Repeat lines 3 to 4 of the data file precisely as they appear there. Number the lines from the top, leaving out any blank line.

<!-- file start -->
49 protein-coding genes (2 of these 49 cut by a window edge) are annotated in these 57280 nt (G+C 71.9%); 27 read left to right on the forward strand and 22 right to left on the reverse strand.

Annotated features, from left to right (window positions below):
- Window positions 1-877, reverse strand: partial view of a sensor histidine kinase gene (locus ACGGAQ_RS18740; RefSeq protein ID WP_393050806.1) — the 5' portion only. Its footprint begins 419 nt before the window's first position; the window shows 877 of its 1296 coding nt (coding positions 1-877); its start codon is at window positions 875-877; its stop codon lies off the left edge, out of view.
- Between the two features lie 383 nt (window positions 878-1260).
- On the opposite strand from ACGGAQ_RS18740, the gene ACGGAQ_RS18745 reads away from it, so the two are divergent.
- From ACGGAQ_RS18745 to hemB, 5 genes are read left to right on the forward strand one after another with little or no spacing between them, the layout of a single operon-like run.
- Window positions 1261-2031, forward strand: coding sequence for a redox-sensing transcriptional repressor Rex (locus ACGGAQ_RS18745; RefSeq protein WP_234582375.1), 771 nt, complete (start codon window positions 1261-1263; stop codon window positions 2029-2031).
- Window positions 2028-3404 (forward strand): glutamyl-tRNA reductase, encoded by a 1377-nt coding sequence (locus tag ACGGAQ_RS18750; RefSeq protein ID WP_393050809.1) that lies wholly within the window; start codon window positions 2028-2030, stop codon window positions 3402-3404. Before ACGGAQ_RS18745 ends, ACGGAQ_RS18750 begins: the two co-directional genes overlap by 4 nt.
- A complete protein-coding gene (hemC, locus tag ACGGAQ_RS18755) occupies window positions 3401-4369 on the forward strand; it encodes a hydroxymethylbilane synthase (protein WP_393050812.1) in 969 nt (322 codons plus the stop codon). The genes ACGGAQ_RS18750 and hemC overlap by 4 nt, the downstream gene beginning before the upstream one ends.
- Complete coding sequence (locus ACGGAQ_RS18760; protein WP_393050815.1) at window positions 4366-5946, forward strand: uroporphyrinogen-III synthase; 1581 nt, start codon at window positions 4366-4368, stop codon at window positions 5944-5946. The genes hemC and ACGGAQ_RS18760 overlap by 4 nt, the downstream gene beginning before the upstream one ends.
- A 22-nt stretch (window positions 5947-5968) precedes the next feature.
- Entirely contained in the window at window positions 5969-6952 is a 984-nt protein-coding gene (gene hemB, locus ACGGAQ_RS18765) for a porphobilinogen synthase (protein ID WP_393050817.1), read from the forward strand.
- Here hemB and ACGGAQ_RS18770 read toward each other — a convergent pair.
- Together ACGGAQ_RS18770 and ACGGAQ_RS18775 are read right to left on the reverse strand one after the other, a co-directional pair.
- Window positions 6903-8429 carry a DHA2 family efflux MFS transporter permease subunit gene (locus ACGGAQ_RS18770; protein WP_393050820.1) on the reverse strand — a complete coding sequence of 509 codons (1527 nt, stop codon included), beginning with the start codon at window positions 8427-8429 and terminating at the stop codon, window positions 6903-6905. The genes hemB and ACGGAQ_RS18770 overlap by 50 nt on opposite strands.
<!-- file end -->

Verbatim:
- Window positions 1-877, reverse strand: partial view of a sensor histidine kinase gene (locus ACGGAQ_RS18740; RefSeq protein ID WP_393050806.1) — the 5' portion only. Its footprint begins 419 nt before the window's first position; the window shows 877 of its 1296 coding nt (coding positions 1-877); its start codon is at window positions 875-877; its stop codon lies off the left edge, out of view.
- Between the two features lie 383 nt (window positions 878-1260).